(3) Post-conversion beneficial ownership – Under the Instrument, a person has “post-conversion beneficial ownership” of a security, including an unissued security, if the person is the beneficial owner of a security convertible into the security within 60 days. For example, a person who owns special warrants convertible at any time and without payment of additional consideration into common shares will be considered to have post-conversion beneficial ownership of the underlying common shares. Under the Instrument, a person who has post- conversion beneficial ownership of securities may in certain circumstances be designated or determined to be an insider and may be a reporting insider. For example, if a person owns 9.9% of an issuer’s common shares and then acquires special warrants convertible into an additional 5% of the issuer’s common shares, the person will be designated or determined to be an insider under section 1.2 of the Instrument and will be a reporting insider under subsection 1.1(1) of the Instrument.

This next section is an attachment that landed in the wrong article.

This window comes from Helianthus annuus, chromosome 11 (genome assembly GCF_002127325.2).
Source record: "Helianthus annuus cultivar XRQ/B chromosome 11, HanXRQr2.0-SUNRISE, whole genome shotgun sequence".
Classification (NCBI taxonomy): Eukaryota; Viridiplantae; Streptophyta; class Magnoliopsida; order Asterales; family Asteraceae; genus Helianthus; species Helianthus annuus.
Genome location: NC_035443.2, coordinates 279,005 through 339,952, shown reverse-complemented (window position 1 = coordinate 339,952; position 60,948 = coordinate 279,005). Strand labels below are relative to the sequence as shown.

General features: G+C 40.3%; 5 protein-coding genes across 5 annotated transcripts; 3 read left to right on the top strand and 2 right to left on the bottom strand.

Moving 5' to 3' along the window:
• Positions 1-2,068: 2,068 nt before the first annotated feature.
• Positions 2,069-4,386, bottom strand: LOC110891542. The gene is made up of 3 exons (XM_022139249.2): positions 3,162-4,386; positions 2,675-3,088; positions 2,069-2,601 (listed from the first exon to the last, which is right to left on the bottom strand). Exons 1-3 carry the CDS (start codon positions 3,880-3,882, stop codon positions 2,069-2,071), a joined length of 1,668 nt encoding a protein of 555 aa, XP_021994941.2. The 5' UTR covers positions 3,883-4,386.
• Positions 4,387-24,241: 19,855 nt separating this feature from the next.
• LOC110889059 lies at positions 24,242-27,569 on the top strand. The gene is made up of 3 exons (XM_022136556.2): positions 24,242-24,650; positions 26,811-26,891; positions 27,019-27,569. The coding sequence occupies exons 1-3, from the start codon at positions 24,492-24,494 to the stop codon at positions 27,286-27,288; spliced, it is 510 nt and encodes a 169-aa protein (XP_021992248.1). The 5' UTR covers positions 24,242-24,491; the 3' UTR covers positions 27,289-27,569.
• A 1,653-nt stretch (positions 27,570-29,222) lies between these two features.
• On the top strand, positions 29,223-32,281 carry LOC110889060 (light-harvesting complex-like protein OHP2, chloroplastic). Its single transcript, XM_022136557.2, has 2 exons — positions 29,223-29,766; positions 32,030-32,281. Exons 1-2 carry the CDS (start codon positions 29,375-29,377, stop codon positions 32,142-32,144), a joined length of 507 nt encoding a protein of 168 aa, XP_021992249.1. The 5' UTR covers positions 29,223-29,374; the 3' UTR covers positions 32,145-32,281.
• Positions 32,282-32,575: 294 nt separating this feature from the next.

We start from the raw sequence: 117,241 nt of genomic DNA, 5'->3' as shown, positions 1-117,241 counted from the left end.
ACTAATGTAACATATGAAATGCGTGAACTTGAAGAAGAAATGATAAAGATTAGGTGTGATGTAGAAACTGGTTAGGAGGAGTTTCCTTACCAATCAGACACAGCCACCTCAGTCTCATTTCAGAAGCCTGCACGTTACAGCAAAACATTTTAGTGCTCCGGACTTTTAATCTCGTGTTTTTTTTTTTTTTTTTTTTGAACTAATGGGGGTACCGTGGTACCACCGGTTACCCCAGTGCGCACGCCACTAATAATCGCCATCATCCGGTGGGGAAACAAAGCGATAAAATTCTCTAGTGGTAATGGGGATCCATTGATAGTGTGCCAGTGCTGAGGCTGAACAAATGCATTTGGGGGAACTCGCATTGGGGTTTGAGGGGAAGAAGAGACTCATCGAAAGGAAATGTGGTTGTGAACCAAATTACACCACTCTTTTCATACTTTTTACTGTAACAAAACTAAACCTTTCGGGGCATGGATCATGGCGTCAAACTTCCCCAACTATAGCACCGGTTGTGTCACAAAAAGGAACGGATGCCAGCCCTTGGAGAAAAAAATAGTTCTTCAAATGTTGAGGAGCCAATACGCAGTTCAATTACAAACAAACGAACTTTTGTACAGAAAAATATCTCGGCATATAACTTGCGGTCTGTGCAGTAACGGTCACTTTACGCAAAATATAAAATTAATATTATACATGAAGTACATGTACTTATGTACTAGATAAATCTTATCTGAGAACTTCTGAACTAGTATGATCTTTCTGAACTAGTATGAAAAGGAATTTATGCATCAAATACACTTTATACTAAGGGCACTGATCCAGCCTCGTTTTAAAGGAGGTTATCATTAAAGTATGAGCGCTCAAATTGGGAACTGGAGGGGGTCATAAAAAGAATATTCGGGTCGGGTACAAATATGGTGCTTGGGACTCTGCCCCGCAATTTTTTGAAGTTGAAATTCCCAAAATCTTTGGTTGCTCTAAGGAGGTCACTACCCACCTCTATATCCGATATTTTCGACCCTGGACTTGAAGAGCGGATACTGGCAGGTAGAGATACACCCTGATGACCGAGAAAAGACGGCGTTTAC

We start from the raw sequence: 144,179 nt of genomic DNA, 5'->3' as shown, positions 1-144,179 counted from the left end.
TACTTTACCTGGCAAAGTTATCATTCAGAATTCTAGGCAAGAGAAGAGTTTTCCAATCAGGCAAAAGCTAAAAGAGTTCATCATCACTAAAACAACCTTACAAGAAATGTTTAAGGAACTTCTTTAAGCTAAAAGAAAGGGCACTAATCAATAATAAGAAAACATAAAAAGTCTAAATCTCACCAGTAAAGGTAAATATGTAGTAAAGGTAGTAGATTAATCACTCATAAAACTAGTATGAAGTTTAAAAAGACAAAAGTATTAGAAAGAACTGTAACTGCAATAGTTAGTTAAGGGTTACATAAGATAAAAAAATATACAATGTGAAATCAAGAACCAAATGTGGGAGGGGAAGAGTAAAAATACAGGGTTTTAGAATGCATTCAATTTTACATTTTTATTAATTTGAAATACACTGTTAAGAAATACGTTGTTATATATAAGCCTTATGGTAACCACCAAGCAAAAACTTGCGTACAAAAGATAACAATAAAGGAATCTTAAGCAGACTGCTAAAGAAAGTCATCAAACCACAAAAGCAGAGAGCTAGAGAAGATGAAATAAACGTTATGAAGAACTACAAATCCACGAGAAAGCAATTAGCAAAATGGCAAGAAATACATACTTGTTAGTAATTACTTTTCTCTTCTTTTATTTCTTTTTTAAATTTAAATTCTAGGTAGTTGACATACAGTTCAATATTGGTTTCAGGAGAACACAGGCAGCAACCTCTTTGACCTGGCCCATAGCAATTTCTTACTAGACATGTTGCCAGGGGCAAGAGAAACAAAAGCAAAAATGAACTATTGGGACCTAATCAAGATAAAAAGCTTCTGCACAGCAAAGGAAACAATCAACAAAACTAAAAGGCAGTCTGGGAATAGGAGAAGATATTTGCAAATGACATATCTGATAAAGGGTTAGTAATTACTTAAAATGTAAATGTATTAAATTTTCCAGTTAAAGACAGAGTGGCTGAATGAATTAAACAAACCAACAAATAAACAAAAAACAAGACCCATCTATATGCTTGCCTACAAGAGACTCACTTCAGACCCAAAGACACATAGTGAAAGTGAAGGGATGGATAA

The concept of post-conversion beneficial ownership of the underlying securities into which securities are convertible within 60 days is consistent with similar provisions for determining beneficial ownership of securities for the purposes of the early warning requirements in section 1.8 of National Instrument 62-104 Take-Over Bids and Issuer Bids.

(4) Beneficial ownership of securities held in a trust – Under common law trust law, legal ownership is commonly distinguished from beneficial ownership. A trustee is generally considered to be the legal owner of the trust property; a beneficiary, the beneficial owner. Under the Québec civil law, a trust is governed by the Québec Civil Code.

A reporting insider who has a beneficial interest in securities held in a trust may have or share beneficial ownership of the securities for insider reporting purposes, depending on the particular facts of the arrangement and upon the governing law of the trust, whether common law or civil law. We will generally consider a person to have or share beneficial ownership of securities held in a trust if the person has or shares

(a) a beneficial interest in the securities held in the trust and has or shares voting or investment power over the securities held in the trust; or

(b) legal ownership of the securities held in the trust and has or shares voting or investment power over the securities held in the trust.